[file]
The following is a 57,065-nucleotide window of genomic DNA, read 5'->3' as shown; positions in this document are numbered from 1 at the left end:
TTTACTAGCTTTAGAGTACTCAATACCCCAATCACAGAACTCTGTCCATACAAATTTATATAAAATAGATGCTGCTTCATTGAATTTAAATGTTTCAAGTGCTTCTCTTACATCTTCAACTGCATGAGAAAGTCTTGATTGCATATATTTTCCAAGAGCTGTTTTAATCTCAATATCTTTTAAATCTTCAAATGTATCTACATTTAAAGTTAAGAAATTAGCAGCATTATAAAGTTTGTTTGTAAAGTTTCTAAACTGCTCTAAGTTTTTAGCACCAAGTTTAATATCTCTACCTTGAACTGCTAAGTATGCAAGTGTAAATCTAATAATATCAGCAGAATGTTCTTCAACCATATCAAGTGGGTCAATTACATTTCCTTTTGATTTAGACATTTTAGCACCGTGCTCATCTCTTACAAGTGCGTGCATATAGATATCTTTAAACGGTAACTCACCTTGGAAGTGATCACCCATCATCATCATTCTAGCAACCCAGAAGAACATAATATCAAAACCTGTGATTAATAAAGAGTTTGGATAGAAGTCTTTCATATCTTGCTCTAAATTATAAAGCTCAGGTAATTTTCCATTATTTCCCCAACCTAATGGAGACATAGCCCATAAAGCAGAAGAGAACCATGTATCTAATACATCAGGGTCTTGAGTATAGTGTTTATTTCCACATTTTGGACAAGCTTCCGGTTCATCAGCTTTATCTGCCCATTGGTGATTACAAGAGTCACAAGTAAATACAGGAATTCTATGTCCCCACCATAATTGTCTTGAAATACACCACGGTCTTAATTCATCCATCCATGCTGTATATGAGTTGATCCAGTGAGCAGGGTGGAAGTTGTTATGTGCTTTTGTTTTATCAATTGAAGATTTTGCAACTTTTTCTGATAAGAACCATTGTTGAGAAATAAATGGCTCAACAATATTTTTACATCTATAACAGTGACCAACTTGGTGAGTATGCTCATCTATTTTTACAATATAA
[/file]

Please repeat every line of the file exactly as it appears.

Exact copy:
The following is a 57,065-nucleotide window of genomic DNA, read 5'->3' as shown; positions in this document are numbered from 1 at the left end:
TTTACTAGCTTTAGAGTACTCAATACCCCAATCACAGAACTCTGTCCATACAAATTTATATAAAATAGATGCTGCTTCATTGAATTTAAATGTTTCAAGTGCTTCTCTTACATCTTCAACTGCATGAGAAAGTCTTGATTGCATATATTTTCCAAGAGCTGTTTTAATCTCAATATCTTTTAAATCTTCAAATGTATCTACATTTAAAGTTAAGAAATTAGCAGCATTATAAAGTTTGTTTGTAAAGTTTCTAAACTGCTCTAAGTTTTTAGCACCAAGTTTAATATCTCTACCTTGAACTGCTAAGTATGCAAGTGTAAATCTAATAATATCAGCAGAATGTTCTTCAACCATATCAAGTGGGTCAATTACATTTCCTTTTGATTTAGACATTTTAGCACCGTGCTCATCTCTTACAAGTGCGTGCATATAGATATCTTTAAACGGTAACTCACCTTGGAAGTGATCACCCATCATCATCATTCTAGCAACCCAGAAGAACATAATATCAAAACCTGTGATTAATAAAGAGTTTGGATAGAAGTCTTTCATATCTTGCTCTAAATTATAAAGCTCAGGTAATTTTCCATTATTTCCCCAACCTAATGGAGACATAGCCCATAAAGCAGAAGAGAACCATGTATCTAATACATCAGGGTCTTGAGTATAGTGTTTATTTCCACATTTTGGACAAGCTTCCGGTTCATCAGCTTTATCTGCCCATTGGTGATTACAAGAGTCACAAGTAAATACAGGAATTCTATGTCCCCACCATAATTGTCTTGAAATACACCACGGTCTTAATTCATCCATCCATGCTGTATATGAGTTGATCCAGTGAGCAGGGTGGAAGTTGTTATGTGCTTTTGTTTTATCAATTGAAGATTTTGCAACTTTTTCTGATAAGAACCATTGTTGAGAAATAAATGGCTCAACAATATTTTTACATCTATAACAGTGACCAACTTGGTGAGTATGCTCATCTATTTTTACAATATAA